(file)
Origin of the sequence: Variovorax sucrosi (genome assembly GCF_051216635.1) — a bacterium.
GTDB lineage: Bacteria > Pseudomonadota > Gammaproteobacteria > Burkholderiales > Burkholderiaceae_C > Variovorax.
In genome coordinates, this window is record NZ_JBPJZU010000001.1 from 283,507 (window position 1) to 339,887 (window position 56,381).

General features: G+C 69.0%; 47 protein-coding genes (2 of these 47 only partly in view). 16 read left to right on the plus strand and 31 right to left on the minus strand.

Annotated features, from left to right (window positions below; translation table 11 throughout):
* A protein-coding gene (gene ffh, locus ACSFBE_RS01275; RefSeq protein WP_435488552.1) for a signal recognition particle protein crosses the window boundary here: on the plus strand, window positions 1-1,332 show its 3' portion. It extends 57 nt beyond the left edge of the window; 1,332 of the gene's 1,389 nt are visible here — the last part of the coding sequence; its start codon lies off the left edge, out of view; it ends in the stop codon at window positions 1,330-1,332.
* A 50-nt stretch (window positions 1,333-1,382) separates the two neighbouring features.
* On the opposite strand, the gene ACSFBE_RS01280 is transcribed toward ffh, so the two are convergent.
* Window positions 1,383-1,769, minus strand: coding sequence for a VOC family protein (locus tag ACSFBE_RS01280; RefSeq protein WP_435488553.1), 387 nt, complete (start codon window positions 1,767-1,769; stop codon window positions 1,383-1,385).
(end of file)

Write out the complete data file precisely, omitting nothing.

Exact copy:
Origin of the sequence: Variovorax sucrosi (genome assembly GCF_051216635.1) — a bacterium.
GTDB lineage: Bacteria > Pseudomonadota > Gammaproteobacteria > Burkholderiales > Burkholderiaceae_C > Variovorax.
In genome coordinates, this window is record NZ_JBPJZU010000001.1 from 283,507 (window position 1) to 339,887 (window position 56,381).

General features: G+C 69.0%; 47 protein-coding genes (2 of these 47 only partly in view). 16 read left to right on the plus strand and 31 right to left on the minus strand.

Annotated features, from left to right (window positions below; translation table 11 throughout):
* A protein-coding gene (gene ffh, locus ACSFBE_RS01275; RefSeq protein WP_435488552.1) for a signal recognition particle protein crosses the window boundary here: on the plus strand, window positions 1-1,332 show its 3' portion. It extends 57 nt beyond the left edge of the window; 1,332 of the gene's 1,389 nt are visible here — the last part of the coding sequence; its start codon lies off the left edge, out of view; it ends in the stop codon at window positions 1,330-1,332.
* A 50-nt stretch (window positions 1,333-1,382) separates the two neighbouring features.
* On the opposite strand, the gene ACSFBE_RS01280 is transcribed toward ffh, so the two are convergent.
* Window positions 1,383-1,769, minus strand: coding sequence for a VOC family protein (locus tag ACSFBE_RS01280; RefSeq protein WP_435488553.1), 387 nt, complete (start codon window positions 1,767-1,769; stop codon window positions 1,383-1,385).